Golang composite data types – Maps

Go supports composite types such as array, slice, maps and structures. We discussed about Arrays and Slices in the previous blog, now is the time to go through the concept of maps in Golang.

Golang Maps

One of the most useful data structures in computer science is the hash table. Almost every language provides a hash table implementation, that offers fast lookups, adds, and deletes. Go provides a built-in map type that implements a hash table and are suitably termed as Maps. Like in other languages where we have dictionaries (Python) or hash maps (Java), Maps are Golang’s built in associative data types where every value is associated with a key. Let us learn more about Maps in Golang in the way we best know – yes, by writing code!

Declaring and Initializing Maps

Maps in Golang can be visualized in this way => map[keyType]valueType so a map where we want to store the scores of students by their names (which has strings as keys and integers as values) would be written like scores[string]int.

A map can be initialized in two different ways:

  1. var mscores := make(map[string]int)
  2. var score map[string]int

The first option uses make(map[keyType]valueType) function available to us from Go standard library to initialize a map, but you could argue and say why can’t it be simple enough to create a map this way: var score map[string]int? Let’s look at the difference between the two.

make, allocates and initializes a hash data structure and it returns a value mscores that points to the newly created structure. But in the later case, a new hash structure is not initialized, so the value of score is nil. Map types are reference types, like pointers or slices, and so the value of m above is nil. Adding data to this map will result in runtime errors as we will see in the example.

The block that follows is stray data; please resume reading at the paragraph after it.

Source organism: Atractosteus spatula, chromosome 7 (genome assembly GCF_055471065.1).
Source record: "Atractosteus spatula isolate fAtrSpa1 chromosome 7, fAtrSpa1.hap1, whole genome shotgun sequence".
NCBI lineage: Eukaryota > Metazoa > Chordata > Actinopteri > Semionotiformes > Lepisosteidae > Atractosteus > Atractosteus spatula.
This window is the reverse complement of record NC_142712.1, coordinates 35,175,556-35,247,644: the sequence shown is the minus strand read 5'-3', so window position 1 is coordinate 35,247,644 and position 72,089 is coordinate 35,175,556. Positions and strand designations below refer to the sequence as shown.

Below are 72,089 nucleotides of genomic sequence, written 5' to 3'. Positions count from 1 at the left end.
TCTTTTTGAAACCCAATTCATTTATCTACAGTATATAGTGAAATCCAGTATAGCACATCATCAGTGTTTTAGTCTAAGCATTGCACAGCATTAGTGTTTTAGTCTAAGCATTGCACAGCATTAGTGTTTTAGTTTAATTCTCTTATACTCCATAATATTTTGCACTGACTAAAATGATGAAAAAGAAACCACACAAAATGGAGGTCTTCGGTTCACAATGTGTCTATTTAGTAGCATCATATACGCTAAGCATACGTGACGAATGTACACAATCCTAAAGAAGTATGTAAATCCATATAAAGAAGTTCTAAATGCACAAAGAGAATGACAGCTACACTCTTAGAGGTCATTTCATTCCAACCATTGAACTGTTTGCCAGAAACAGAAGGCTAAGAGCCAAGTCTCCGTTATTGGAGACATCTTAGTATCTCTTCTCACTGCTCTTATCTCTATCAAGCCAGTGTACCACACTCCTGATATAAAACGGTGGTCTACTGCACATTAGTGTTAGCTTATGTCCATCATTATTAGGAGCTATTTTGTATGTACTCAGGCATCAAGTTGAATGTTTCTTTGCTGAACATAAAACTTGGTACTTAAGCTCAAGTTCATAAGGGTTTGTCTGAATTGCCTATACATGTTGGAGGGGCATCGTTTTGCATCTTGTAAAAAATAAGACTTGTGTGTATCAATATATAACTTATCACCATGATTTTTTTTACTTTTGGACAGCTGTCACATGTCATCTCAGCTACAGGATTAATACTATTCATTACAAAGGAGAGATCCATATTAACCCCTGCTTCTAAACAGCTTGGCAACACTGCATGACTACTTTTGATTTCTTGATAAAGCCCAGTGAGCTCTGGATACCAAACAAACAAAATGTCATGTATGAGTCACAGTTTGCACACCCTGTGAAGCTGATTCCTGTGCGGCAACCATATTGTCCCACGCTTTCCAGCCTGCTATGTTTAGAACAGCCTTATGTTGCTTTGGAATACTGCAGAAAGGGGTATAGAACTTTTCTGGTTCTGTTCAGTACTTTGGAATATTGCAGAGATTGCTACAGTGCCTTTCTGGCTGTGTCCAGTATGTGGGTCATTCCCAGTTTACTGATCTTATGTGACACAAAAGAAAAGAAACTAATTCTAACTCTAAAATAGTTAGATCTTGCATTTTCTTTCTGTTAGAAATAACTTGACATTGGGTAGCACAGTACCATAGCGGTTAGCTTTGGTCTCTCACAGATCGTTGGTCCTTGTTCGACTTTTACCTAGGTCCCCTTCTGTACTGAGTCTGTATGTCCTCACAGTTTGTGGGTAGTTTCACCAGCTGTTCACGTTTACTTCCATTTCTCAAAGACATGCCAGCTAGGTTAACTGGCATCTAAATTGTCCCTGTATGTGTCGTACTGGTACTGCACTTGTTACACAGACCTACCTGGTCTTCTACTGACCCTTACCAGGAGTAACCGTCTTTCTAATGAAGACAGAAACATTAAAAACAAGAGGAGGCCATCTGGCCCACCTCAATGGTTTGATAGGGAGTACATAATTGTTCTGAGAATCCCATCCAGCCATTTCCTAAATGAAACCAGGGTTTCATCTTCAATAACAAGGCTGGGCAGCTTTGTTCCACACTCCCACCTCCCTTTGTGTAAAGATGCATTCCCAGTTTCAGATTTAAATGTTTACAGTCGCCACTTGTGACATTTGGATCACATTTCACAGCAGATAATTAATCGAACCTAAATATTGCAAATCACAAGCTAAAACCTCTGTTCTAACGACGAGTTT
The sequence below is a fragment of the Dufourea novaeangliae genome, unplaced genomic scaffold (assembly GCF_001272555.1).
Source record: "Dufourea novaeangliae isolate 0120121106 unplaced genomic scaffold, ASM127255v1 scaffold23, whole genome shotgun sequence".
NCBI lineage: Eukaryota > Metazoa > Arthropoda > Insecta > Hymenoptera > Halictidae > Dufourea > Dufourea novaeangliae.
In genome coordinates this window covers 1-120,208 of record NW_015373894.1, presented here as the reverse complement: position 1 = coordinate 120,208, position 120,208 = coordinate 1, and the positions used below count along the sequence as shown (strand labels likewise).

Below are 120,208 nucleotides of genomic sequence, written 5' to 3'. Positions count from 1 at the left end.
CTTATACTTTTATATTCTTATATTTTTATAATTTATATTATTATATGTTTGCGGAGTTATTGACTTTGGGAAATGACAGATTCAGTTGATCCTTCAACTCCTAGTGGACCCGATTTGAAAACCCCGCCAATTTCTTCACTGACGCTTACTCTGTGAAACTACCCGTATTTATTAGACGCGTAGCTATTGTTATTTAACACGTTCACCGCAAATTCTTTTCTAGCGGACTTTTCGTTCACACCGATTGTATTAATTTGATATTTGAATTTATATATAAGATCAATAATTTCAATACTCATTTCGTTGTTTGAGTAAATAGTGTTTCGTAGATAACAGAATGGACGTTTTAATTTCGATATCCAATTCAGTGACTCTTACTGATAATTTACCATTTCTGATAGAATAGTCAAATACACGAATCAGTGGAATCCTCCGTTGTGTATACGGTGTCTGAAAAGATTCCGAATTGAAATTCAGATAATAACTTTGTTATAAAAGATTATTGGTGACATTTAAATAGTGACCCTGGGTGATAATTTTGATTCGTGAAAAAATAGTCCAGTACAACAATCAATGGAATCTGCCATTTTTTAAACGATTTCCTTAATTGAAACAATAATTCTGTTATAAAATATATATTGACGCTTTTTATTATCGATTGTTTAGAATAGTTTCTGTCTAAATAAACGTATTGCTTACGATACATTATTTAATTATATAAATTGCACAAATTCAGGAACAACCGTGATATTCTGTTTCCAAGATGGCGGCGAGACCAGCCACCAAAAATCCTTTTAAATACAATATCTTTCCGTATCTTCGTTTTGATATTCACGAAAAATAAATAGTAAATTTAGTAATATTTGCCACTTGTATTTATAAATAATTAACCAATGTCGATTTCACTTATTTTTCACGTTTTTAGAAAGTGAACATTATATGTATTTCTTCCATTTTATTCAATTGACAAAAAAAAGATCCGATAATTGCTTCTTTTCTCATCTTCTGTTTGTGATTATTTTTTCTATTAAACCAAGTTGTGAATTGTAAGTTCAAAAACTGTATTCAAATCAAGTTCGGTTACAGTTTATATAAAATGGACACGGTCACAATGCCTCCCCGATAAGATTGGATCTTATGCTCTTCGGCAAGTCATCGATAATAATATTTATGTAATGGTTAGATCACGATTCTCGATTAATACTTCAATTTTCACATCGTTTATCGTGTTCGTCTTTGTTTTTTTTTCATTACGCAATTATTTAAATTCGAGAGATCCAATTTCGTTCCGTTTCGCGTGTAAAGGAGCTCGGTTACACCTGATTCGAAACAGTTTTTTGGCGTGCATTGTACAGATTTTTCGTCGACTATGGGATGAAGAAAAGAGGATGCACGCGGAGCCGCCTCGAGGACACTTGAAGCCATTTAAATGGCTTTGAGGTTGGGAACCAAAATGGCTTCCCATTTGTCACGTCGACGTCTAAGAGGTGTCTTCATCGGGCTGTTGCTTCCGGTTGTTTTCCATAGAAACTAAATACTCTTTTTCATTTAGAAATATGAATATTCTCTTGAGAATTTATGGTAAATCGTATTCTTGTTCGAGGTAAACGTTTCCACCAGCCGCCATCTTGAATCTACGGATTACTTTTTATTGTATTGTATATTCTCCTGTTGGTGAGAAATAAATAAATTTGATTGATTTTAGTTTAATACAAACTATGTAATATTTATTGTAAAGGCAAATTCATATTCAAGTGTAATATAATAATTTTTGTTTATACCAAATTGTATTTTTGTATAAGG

As you can see in the above code snippet, there are multiple ways to initialize maps with keys and values. You can either individually assign keys with values or you could initialize all values in a single statement

Assigning individual keys:

var mscores = make(map[string]int)

mscores["Chetan"] = 90

Initialize all keys of a Map:

values := map[string]int{
       "abc": 123,
       "def": 345,
       "ghi": 567,
       "jkl": 897,
   }

Cool, now that we have the Maps ready, let’s look at all the operations we can perform with them.

Operations with Maps

Insert and Retrieve: Adding elements to maps and retrieving keys from map is very trivial and intuitive. In the below example, we can set the scores for Alice, John using their names as keys and setting the values with their scores with this code: mscores[“Alice”]  = 30

To retrieve the score for a given student, we can return the value with the index like this: var aliceScore := mscores[“Alice”]

Iterate over map elements: We could also retrieve all the keys and values in a map using the for loop using the helper function range. Note that the order of iteration will never be the same (as probably with previous versions of Go). But if your specific use case depends on maintaining orders, you could sort the map based on the keys and retrieve the elements and work on them.

Zero values: Now what happens when we try to retrieve John’s score? As we haven’t added any value for John, Golang will return the zero value for the key, so the statement mscores[“Bob”]  will print 0

Length of map: We can easily figure out the number of keys that are present in a map using the built in function len(map). For instance, if we would like to count the number of students that are stored in our students map, using len() is the way to go about it.

Existence check: More often than not, we need to check a key is part of the map we are working on. For example, if student Bob does exist in the map before we even start working on it? Golang handles this check for us.

When we try to access an element, Golang returns two values:

  1. a boolean value that indicates if the key exists in the map and if not
  2. it also returns the zero value as we saw in the Bob’s case

In our example, since the key “Bob” does not exist in mscores map, the variable ok returns false.